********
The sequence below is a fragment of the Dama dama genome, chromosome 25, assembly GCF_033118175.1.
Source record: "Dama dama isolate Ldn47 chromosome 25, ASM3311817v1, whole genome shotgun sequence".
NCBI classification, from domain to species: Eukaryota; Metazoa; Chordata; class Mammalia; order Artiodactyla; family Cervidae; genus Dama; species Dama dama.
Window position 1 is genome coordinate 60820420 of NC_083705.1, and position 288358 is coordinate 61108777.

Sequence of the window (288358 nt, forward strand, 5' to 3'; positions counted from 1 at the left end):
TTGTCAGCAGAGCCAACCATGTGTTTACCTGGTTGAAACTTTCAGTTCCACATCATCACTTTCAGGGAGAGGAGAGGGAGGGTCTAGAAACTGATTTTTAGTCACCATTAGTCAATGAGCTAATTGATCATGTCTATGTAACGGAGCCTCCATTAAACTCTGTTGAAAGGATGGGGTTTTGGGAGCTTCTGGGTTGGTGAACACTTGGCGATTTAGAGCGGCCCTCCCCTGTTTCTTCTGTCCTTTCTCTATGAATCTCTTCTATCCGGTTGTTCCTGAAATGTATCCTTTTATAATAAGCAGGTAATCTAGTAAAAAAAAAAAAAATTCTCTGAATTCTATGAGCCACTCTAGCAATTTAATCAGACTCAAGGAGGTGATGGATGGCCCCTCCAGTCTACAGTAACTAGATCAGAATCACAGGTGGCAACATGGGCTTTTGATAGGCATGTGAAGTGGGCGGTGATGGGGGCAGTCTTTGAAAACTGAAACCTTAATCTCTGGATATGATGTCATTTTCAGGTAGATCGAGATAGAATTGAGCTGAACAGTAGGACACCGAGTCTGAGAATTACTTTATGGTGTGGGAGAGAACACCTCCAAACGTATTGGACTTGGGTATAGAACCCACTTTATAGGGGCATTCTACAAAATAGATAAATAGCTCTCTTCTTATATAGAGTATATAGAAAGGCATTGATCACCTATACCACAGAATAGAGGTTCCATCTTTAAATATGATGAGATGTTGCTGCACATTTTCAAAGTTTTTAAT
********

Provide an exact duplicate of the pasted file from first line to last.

The sequence below is a fragment of the Dama dama genome, chromosome 25, assembly GCF_033118175.1.
Source record: "Dama dama isolate Ldn47 chromosome 25, ASM3311817v1, whole genome shotgun sequence".
NCBI classification, from domain to species: Eukaryota; Metazoa; Chordata; class Mammalia; order Artiodactyla; family Cervidae; genus Dama; species Dama dama.
Window position 1 is genome coordinate 60820420 of NC_083705.1, and position 288358 is coordinate 61108777.

Sequence of the window (288358 nt, forward strand, 5' to 3'; positions counted from 1 at the left end):
TTGTCAGCAGAGCCAACCATGTGTTTACCTGGTTGAAACTTTCAGTTCCACATCATCACTTTCAGGGAGAGGAGAGGGAGGGTCTAGAAACTGATTTTTAGTCACCATTAGTCAATGAGCTAATTGATCATGTCTATGTAACGGAGCCTCCATTAAACTCTGTTGAAAGGATGGGGTTTTGGGAGCTTCTGGGTTGGTGAACACTTGGCGATTTAGAGCGGCCCTCCCCTGTTTCTTCTGTCCTTTCTCTATGAATCTCTTCTATCCGGTTGTTCCTGAAATGTATCCTTTTATAATAAGCAGGTAATCTAGTAAAAAAAAAAAAAATTCTCTGAATTCTATGAGCCACTCTAGCAATTTAATCAGACTCAAGGAGGTGATGGATGGCCCCTCCAGTCTACAGTAACTAGATCAGAATCACAGGTGGCAACATGGGCTTTTGATAGGCATGTGAAGTGGGCGGTGATGGGGGCAGTCTTTGAAAACTGAAACCTTAATCTCTGGATATGATGTCATTTTCAGGTAGATCGAGATAGAATTGAGCTGAACAGTAGGACACCGAGTCTGAGAATTACTTTATGGTGTGGGAGAGAACACCTCCAAACGTATTGGACTTGGGTATAGAACCCACTTTATAGGGGCATTCTACAAAATAGATAAATAGCTCTCTTCTTATATAGAGTATATAGAAAGGCATTGATCACCTATACCACAGAATAGAGGTTCCATCTTTAAATATGATGAGATGTTGCTGCACATTTTCAAAGTTTTTAAT